AOL Is the Campaign Contribution ChampionFebruary 1, 2016 | By Fluent
Publication date 2/1/16
When it comes to email acquisition in the campaign organizations of presidential candidates, AOL addresses are the gold standard—by a landslide. Fluent, an ad tech platform used by several of those campaigns, tracked cash flow to candidates via the email channel and found that old-guard AOL left newbie ESPs like Gmail and Hotmail in the dust.
“I was on a panel at a D.C. event last week that included a guy from the Republican National Committee. We all said the same thing: Don’t ding AOL users; they’re awesome,” says Jordan Cohen, CMO of Fluent, which presents updates on voter attitudes on its Political Pulse website.
AOL accounts made up just 4% of candidate email lists in the early going of Election 2016, but generated 22% of donation dollars. While dominating lists with a 48% penetration, Gmail users contributed just 13% to the total take. Yahoo and Hotmail users, who together made up more than 30% of names on lists, fell short of AOLers by donating only 19% of campaign cash. Fluent tallied only individual donations, not corporate contributions.
It turns out that members of the population old enough to have actually paid for their email accounts back in the day are also looser with their purse strings when it comes to promoting their political agendas. More than 80% of donation dollars came from people over 50, according to Fluent. Millennials may talk a good political game on social media, but they don’ t back up their views with greenbacks. Just 2% of cash flowed to candidates from people ages 18 to 29. The 30 to 39 bracket added only 6%.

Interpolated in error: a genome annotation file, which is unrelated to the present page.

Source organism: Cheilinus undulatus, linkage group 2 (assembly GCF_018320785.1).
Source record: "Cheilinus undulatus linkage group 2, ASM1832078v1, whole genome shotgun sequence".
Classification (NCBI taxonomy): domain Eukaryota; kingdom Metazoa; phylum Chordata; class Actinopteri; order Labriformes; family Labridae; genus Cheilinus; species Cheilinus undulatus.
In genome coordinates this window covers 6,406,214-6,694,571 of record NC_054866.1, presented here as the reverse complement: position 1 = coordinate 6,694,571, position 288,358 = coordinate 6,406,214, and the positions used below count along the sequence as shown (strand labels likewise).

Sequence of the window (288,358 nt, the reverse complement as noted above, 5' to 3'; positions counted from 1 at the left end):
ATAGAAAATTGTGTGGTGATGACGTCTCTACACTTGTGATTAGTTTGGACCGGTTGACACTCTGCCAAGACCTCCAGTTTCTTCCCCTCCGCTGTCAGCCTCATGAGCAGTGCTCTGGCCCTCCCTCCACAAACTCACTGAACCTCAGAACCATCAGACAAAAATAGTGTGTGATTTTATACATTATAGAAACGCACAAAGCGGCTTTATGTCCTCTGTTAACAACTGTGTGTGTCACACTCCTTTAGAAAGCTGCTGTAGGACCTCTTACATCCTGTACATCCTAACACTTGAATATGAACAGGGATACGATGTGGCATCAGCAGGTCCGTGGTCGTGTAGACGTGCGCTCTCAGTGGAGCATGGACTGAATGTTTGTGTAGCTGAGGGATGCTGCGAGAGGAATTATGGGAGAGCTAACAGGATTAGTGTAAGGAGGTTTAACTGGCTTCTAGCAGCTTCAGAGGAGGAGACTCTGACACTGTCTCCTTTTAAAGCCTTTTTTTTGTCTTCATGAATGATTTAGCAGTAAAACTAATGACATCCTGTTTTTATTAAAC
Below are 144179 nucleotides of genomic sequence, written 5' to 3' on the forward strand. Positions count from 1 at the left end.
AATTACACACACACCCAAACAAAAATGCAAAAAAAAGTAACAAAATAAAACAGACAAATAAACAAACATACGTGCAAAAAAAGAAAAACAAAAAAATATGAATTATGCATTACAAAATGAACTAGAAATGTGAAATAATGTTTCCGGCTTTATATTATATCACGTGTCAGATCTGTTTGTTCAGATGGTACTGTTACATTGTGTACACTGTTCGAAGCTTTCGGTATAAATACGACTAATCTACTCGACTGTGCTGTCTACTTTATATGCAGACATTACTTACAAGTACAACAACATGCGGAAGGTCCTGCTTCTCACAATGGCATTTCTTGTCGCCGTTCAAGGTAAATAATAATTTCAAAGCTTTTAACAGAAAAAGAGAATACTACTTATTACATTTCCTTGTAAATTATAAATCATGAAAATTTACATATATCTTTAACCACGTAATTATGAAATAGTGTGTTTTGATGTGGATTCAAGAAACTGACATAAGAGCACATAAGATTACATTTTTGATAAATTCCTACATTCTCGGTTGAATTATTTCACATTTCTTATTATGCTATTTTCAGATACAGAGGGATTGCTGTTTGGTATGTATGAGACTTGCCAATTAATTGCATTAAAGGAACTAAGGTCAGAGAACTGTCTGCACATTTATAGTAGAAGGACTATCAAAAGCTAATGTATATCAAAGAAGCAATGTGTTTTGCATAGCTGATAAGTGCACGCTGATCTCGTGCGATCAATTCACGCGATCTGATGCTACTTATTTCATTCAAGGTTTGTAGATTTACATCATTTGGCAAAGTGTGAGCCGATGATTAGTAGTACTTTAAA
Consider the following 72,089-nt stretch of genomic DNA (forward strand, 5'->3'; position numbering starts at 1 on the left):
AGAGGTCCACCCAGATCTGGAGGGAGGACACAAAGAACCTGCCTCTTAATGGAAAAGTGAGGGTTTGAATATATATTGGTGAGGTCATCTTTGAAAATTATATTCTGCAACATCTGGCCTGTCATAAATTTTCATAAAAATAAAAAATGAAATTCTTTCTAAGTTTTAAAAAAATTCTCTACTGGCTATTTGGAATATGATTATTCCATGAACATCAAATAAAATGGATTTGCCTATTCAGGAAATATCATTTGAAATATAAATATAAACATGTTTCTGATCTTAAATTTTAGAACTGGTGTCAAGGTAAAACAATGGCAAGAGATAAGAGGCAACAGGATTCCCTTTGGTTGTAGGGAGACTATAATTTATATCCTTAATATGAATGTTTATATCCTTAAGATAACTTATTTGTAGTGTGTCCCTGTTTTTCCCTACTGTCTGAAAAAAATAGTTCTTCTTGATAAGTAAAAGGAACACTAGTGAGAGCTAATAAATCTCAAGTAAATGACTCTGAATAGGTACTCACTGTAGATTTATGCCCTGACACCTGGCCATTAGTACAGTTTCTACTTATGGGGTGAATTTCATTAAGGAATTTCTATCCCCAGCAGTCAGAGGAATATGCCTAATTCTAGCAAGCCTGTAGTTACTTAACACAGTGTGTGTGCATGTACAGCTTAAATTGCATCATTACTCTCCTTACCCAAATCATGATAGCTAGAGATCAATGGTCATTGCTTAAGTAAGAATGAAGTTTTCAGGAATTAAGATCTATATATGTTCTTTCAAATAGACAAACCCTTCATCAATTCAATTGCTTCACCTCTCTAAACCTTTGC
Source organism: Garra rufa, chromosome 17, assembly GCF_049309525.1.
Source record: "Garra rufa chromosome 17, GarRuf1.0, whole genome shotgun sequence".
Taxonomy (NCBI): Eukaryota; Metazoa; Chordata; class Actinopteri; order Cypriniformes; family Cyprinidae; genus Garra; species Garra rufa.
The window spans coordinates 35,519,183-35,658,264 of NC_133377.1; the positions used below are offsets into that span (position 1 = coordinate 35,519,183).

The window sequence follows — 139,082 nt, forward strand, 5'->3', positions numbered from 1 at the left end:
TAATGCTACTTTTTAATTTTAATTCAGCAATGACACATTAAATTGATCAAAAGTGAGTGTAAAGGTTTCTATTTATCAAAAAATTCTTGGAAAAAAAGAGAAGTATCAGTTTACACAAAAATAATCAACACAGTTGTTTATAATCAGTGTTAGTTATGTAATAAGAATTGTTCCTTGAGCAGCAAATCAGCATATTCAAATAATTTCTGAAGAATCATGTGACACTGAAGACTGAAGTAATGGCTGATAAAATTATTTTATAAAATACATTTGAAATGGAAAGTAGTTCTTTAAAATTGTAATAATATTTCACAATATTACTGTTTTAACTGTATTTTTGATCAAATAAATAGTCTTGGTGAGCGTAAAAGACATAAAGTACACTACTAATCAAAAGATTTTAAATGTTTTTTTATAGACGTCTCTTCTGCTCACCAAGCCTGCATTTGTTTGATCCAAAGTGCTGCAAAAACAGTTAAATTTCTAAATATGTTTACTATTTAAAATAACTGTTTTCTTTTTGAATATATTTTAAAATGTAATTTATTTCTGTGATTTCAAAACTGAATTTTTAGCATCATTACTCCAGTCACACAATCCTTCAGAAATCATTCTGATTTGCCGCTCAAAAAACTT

AOL delivered the goods on deliverability, as well, according to eDataSource, which tracks some 25 million email campaigns a day. The Rubio campaign’s inbox placement percentage with AOL was 97%, compared to 76% with Gmail. At Cruz headquarters, the tally was 96% for AOL and 68% for Gmail.
“I suppose the logic is that folks can’t respond to emailed fundraising appeals if that email doesn’t arrive,” says John Landsman, director of strategy and analytics at eDataSource. “But the age thing makes sense. The only people I know who still have AOL addresses might charitably be classified as over 50.”
Fundraising is the key driver of email appeals at this stage of the game, and the candidate doing the best job is Hillary Clinton, according to Fluent’s Cohen. “It’s data-driven both in who’s getting the emails and what she’s communicating. If you never gave before, she asks for just $1. But if you donated in the past you’ll get the same message with a request for $20,” he says.
Trump’s self-financing of his campaign could prove a negative for him. By not aggressively seeking donations in inboxes, he may be late in building an email list of likely voters, though Fluent reports that his email efforts have developed a weekly cadence. Cohen gives higher marks to the Cruz and Rubio campaigns, which mimic Clinton’s casual, folksy messaging and always ask for donations.
Mobile activity has bolstered email’s importance as an election marketing tool this cycle. Two thirds of presidential candidate emails are opened on mobile devices, and 47% of donations are made through the channel.